Switzerland Mozart, Sibelius: Tonhalle Orchestra Zurich, Herbert Blomstedt (conductor), Emanuel Ax (piano), Tonhalle Zurich (JR)
Mozart : Piano Concerto No. 27
Sibelius: Symphony No. 2
Strangely and sadly, Sibelius is not often heard in central Europe, perhaps never properly accepted. Quite the contrary of course in Scandinavia and in Britain and America where he is rightly considered and treasured as one of the most significant composers of the last turn of the century. The programme note pondered the reason for this and wondered whether critics in the late 1930s (amongst them Theodor Adorno) damaged Sibelius’ reputation by not considering him modern enough, no atonality or twelve tone music being evident. Adorno felt there were more holes in Sibelius’ symphonies than lakes in Finland. Maybe central Europe just did not have a champion such as Colin Davis around at the right time. Anyhow the Tonhalle (who did play this symphony under Andris Nelsons in 2008) wanted to redress the balance and enticed one of their favourite venerable conductors, the 85 year old Swedish Herbert Blomstedt, back to the podium for the occasion.
First off, however, and probably in an endeavour (which failed on the night I attended) to fill the hall, yet another Mozart piano concerto with yet another Big Name pianist, this time No. 27 and Emanuel Ax. Ax, to go with his name, is a big bear of a man and hence the surprise when he plays as delicately as Maria Joao Pires, who played the work here last season. No question of course about Ax’ virtuosity; the piece is low-key (though filled with harmonic and emotional subtleties) and has no great difficulties for top rank pianists. Blomstedt accentuated the opening beautifully and Ax played nimbly and playfully in the opening movement. The Larghetto charmed and the final Allegro was jaunty enough. I yawned and could not wait for the second half.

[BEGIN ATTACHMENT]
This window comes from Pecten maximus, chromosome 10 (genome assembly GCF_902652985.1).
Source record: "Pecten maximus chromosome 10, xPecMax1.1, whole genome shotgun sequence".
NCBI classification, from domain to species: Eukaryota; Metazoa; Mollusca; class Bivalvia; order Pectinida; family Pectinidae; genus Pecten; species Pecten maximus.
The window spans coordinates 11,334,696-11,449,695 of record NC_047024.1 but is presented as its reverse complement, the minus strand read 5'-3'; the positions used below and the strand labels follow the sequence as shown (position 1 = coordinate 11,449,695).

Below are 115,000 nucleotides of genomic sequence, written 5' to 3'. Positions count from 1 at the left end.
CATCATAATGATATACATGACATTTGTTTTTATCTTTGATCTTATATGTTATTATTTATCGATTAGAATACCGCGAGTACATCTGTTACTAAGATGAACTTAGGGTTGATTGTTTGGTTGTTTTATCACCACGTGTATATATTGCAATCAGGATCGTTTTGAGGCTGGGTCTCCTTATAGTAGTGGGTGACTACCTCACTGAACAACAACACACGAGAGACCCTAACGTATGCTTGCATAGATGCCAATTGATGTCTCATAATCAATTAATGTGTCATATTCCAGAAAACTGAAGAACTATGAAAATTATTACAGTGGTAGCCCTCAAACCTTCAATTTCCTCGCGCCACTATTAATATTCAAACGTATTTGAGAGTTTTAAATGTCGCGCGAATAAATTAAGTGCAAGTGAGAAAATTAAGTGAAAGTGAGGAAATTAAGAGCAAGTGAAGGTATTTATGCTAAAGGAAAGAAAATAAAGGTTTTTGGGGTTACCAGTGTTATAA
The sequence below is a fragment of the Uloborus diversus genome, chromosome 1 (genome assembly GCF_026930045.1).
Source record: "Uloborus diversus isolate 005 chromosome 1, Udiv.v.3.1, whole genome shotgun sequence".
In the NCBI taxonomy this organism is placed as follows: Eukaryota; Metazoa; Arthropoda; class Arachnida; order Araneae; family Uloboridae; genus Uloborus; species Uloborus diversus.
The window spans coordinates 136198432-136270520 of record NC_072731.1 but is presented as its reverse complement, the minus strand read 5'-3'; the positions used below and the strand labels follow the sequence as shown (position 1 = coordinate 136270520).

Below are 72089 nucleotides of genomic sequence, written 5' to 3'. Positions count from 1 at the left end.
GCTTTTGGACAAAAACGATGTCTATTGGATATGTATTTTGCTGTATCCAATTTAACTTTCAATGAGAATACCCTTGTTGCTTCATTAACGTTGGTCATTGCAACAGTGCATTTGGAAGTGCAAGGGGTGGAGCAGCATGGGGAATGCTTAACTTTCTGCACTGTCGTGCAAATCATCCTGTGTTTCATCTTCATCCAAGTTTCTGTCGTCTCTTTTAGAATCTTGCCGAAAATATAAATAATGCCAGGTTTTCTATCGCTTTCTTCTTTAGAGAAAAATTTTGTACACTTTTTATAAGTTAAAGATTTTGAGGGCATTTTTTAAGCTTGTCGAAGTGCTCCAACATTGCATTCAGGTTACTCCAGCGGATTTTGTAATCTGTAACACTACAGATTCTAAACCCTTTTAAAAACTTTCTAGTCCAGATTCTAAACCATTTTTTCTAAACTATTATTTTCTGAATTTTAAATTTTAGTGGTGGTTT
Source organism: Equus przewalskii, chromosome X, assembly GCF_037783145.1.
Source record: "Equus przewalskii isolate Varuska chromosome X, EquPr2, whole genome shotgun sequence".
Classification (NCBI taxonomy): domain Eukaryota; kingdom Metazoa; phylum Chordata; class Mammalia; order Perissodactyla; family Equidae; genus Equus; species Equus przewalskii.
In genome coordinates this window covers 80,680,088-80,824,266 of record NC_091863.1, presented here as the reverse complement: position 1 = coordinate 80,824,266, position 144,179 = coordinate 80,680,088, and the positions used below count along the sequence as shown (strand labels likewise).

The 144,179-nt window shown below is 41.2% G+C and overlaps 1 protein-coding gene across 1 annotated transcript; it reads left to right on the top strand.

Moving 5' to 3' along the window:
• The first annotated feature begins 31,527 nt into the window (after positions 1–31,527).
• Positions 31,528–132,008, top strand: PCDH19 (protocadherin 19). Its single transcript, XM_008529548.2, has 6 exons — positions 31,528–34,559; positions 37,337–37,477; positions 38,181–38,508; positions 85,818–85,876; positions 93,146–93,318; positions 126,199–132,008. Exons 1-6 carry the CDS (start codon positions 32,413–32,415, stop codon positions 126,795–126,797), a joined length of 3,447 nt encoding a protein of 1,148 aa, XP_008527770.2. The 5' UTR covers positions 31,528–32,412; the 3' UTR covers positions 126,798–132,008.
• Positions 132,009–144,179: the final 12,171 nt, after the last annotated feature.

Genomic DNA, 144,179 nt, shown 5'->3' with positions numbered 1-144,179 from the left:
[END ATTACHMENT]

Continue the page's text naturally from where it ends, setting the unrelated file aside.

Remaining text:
From the opening bars of the Sibelius one sensed Blomstedt’s supreme command of the shaping of this magnificent and many-faceted work. The waves of sound and granite blocks thrilled – Sibelius wrote in an attack on his critics “My music has nothing at all of the circus. What I offer, is pure, clear, cold water”. Blomstedt’s heart and soul were evident in this music and this performance and the Tonhalle responded with gusto and finesse in equal measure.
The build up of tension and fluid sense of rhythm culminating in a stirring and shattering climax in the final pages was magical and uplifting. Iniquitous as it always is to pick out principals, but special praise to the principal trumpeter Philippe Litzler, who stood out, and ever hard-working tuba player Simon Styles.
Blomstedt still looks amazingly sprightly at 85, ironically on the very night that Simon Rattle, now aged a mere 58, announced his stepping down from the Berlin Philharmonic in 2018. Blomstedt needed neither chair nor score nor help getting on and off the stage or podium; his conducting still clear, full of drive and buoyancy. Let’s hope the Tonhalle invite him back for more Sibelius next season.